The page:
What Trump prosecutor Fani Willis's bombastic testimony reveals about who really controls the courtroom

 "It's a lie! It's a lie!" Those words from Fulton County District Attorney Fani Willis captured the powerful testimony of the prosecutor who was accused of violating multiple ethics and local rules in her hiring of Nathan Wade, a former boyfriend. Willis's sudden appearance in the courtroom looked like a remake of Perry Mason as she approached the stand with an extremely deadly expression. She went on to condemn the media, prosecutors, and a former girlfriend for various levels of betrayal.

However, at some points, Willis sounded a lot like the man she's suing: Donald Trump. Like Trump, she ignored the court's calls to limit her answers and answer questions. He attacked his critics in diatribes, including the media, who virtually ignored questions. However, unlike Trump, she got away with it.

Willis was allowed to elaborate on the "collusion" of lawyers plotting against her and how "these people are being prosecuted for trying to steal the election in 2020."

Judge Scott McAfee, who was doing a good job of controlling the courtroom, appeared to cede control to Willis as he talked about dating women, the value of storing cash and interacting with foreign cab drivers.

He is also accused of giving statements outside the court which weakened the case. Sound familiar?

In Trump's case, judges repeatedly imposed contempt sanctions on him, barring his testimony and barring his discussion of certain defenses. He was fined for statements made outside the court.

With Willis, McAfee politely asked her to limit her answers and cautioned her that the court might have to intervene. He never did. Willis controlled the tenure and testimony until an apparently exhausted McAfee ended it.

Outside the courtroom, many on the left celebrated his confrontational, combative style. Where Trump was adamant, Willis was adamant. Where Trump's anger was dangerous, Willis's anger was justified.

This isn't the only time Wade and Willis' stance has come to Trump's mind.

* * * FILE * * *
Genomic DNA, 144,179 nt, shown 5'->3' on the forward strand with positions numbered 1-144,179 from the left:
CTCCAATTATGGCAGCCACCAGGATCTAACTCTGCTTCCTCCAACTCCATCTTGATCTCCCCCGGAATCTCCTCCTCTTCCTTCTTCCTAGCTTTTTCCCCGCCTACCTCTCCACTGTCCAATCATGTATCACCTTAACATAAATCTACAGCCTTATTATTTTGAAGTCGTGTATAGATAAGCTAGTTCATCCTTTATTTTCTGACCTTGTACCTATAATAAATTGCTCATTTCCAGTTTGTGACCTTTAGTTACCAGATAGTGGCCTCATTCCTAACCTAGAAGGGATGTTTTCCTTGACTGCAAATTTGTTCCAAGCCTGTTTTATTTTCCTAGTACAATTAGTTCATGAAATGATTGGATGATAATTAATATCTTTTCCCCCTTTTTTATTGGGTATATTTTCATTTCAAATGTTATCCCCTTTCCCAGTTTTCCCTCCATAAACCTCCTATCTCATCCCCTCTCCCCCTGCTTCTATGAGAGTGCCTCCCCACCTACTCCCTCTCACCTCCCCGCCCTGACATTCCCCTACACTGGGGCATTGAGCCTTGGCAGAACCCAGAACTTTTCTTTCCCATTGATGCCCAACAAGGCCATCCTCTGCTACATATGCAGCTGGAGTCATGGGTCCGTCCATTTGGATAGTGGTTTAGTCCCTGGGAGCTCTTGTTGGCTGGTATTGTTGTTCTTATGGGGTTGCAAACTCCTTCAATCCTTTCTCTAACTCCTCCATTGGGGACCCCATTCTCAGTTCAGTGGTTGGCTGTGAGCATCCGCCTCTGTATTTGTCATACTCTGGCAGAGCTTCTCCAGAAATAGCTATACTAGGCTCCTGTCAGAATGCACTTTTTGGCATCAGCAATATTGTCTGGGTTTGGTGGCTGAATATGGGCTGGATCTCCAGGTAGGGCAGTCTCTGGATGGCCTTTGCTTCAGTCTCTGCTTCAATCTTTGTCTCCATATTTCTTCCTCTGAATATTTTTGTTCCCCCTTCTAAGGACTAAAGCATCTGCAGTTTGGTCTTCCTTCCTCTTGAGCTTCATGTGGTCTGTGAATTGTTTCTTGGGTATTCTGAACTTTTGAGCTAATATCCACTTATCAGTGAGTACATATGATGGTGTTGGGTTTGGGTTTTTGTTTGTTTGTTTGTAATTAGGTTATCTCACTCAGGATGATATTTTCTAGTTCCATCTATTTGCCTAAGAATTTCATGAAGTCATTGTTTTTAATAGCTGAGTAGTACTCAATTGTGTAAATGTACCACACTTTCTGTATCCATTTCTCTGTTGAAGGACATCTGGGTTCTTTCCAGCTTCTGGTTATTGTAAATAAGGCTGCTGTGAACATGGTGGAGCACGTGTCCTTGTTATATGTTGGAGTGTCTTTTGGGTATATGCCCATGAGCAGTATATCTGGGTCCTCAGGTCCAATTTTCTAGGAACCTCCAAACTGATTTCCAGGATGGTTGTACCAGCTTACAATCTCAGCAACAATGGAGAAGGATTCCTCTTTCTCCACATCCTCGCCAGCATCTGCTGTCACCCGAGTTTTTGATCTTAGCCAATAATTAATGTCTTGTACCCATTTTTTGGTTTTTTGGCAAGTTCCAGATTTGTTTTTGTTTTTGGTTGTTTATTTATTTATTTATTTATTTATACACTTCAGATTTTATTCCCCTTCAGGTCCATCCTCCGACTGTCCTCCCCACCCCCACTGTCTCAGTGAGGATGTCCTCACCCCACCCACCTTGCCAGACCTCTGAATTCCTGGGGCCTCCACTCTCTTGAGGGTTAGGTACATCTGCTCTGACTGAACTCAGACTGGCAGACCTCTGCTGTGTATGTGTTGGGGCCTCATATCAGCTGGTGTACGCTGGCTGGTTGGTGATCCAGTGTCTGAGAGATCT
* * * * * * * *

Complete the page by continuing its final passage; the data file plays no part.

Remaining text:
Placeholder judge intervenes as Georgia DA gives combative testimony about relationship with Trump prosecutor

In the Georgia prosecution, Willis is relying largely on Trump's recorded conversations with Georgia election officials as they discussed what Georgia Secretary of State Brad Raffensperger called a settlement discussion of Trump's election fraud claims. Was described as. Trump wanted a recount and officials insisted it was unlikely to yield enough votes to make a difference. "I just want to get 11,780 votes, which is one more than we have because we won the state," Trump insisted.

Critics emphasize that Trump was clearly pressuring officials to simply inventorize votes when he pressured them to "find" the votes. Trump says he was saying it wouldn't take many votes statewide to potentially change the outcome.

Finally, critics dismiss any other meaning of "discovery" as a game of semantics.

Still, both Wade and Willis faced their own struggles with key words at Thursday's hearing.

Wade faced trial for false statements he made during interrogation in connection with his divorce case. For example, they were asked about their refusal "to have sexual relations during that time or their marriage and separation" until May 30, 2023. This would seem obvious. It has also now been confirmed that he had sexual relations with Willis at least in 2022.

However, Wade insisted that he considered the issue limited to sexual relations "during my marriage." The fact that the question explicitly asked about any sexual relationship until May 30, 2023 did not matter to the lead prosecutor in the Georgia election case.

Willis then offered his own semantic aspects. They were asked about local rules prohibiting paying or employing family or close friends. Willis declared that she did not view Wade as an employee but as a contractor or "agent".

Faced with another rule prohibiting gross receipts of more than $100 from an employee or contractor, Willis added another meaningful twist. Willis simply said that, even though she accepted more than $100 from Wade, it was balanced out in the end because he bought things for her. However, both of them insisted that they carried out large scale cash transactions without any receipts or records.

Wade and Willis consider those interpretations of key words to be fair game. However, an alternative meaning of the word "search" is clearly not only inappropriate but also grounds for prosecution.

None of this is likely to be the end of the Georgia case. Even if Wade and Willis are disqualified, it is likely that the court will allow the case to proceed under their subpoenas. Furthermore, Willis may succeed in giving McAfee the opportunity to condemn his conduct as well as reject his incompetence.

If so, the court would ignore the fact that both Wade and Willis are accused of making false statements not only in their testimony this week, but in prior filings as well. They would be allowed to prosecute defendants in the Georgia case on charges of making such false statements in filings in other cases.

1 comment:

Powered by Blogger.